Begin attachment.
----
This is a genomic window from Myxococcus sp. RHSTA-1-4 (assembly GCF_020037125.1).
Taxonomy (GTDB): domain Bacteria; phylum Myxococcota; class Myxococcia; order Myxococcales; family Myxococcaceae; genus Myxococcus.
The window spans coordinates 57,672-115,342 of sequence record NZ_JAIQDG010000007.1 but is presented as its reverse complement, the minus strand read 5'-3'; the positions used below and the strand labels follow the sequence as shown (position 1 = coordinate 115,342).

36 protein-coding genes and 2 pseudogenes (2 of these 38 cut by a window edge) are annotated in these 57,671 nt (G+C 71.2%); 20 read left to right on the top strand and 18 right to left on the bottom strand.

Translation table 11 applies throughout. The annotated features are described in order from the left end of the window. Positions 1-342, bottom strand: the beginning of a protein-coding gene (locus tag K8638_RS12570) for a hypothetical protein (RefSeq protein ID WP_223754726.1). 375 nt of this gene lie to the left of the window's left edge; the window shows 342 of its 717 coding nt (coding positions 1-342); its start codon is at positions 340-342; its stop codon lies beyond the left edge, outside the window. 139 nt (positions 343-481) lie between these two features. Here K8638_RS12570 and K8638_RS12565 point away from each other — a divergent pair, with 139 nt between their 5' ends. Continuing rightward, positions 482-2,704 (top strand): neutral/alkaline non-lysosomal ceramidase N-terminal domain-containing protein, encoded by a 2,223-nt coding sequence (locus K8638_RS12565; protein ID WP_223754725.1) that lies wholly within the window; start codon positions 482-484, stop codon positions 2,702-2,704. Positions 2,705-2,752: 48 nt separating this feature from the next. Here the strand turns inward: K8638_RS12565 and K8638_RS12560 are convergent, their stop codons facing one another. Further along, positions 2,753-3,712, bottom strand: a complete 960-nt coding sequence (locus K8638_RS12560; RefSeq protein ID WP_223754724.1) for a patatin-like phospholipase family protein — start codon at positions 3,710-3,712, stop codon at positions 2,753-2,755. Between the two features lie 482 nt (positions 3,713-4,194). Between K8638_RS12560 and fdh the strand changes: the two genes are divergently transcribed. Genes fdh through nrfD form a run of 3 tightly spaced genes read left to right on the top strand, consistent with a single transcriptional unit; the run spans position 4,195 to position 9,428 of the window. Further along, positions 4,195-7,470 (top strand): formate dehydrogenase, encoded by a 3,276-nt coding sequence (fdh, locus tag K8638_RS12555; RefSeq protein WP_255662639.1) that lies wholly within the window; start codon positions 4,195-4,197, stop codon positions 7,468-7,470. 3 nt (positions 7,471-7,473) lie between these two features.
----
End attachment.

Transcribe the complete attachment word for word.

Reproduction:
This is a genomic window from Myxococcus sp. RHSTA-1-4 (assembly GCF_020037125.1).
Taxonomy (GTDB): domain Bacteria; phylum Myxococcota; class Myxococcia; order Myxococcales; family Myxococcaceae; genus Myxococcus.
The window spans coordinates 57,672-115,342 of sequence record NZ_JAIQDG010000007.1 but is presented as its reverse complement, the minus strand read 5'-3'; the positions used below and the strand labels follow the sequence as shown (position 1 = coordinate 115,342).

36 protein-coding genes and 2 pseudogenes (2 of these 38 cut by a window edge) are annotated in these 57,671 nt (G+C 71.2%); 20 read left to right on the top strand and 18 right to left on the bottom strand.

Translation table 11 applies throughout. The annotated features are described in order from the left end of the window. Positions 1-342, bottom strand: the beginning of a protein-coding gene (locus tag K8638_RS12570) for a hypothetical protein (RefSeq protein ID WP_223754726.1). 375 nt of this gene lie to the left of the window's left edge; the window shows 342 of its 717 coding nt (coding positions 1-342); its start codon is at positions 340-342; its stop codon lies beyond the left edge, outside the window. 139 nt (positions 343-481) lie between these two features. Here K8638_RS12570 and K8638_RS12565 point away from each other — a divergent pair, with 139 nt between their 5' ends. Continuing rightward, positions 482-2,704 (top strand): neutral/alkaline non-lysosomal ceramidase N-terminal domain-containing protein, encoded by a 2,223-nt coding sequence (locus K8638_RS12565; protein ID WP_223754725.1) that lies wholly within the window; start codon positions 482-484, stop codon positions 2,702-2,704. Positions 2,705-2,752: 48 nt separating this feature from the next. Here the strand turns inward: K8638_RS12565 and K8638_RS12560 are convergent, their stop codons facing one another. Further along, positions 2,753-3,712, bottom strand: a complete 960-nt coding sequence (locus K8638_RS12560; RefSeq protein ID WP_223754724.1) for a patatin-like phospholipase family protein — start codon at positions 3,710-3,712, stop codon at positions 2,753-2,755. Between the two features lie 482 nt (positions 3,713-4,194). Between K8638_RS12560 and fdh the strand changes: the two genes are divergently transcribed. Genes fdh through nrfD form a run of 3 tightly spaced genes read left to right on the top strand, consistent with a single transcriptional unit; the run spans position 4,195 to position 9,428 of the window. Further along, positions 4,195-7,470 (top strand): formate dehydrogenase, encoded by a 3,276-nt coding sequence (fdh, locus tag K8638_RS12555; RefSeq protein WP_255662639.1) that lies wholly within the window; start codon positions 4,195-4,197, stop codon positions 7,468-7,470. 3 nt (positions 7,471-7,473) lie between these two features.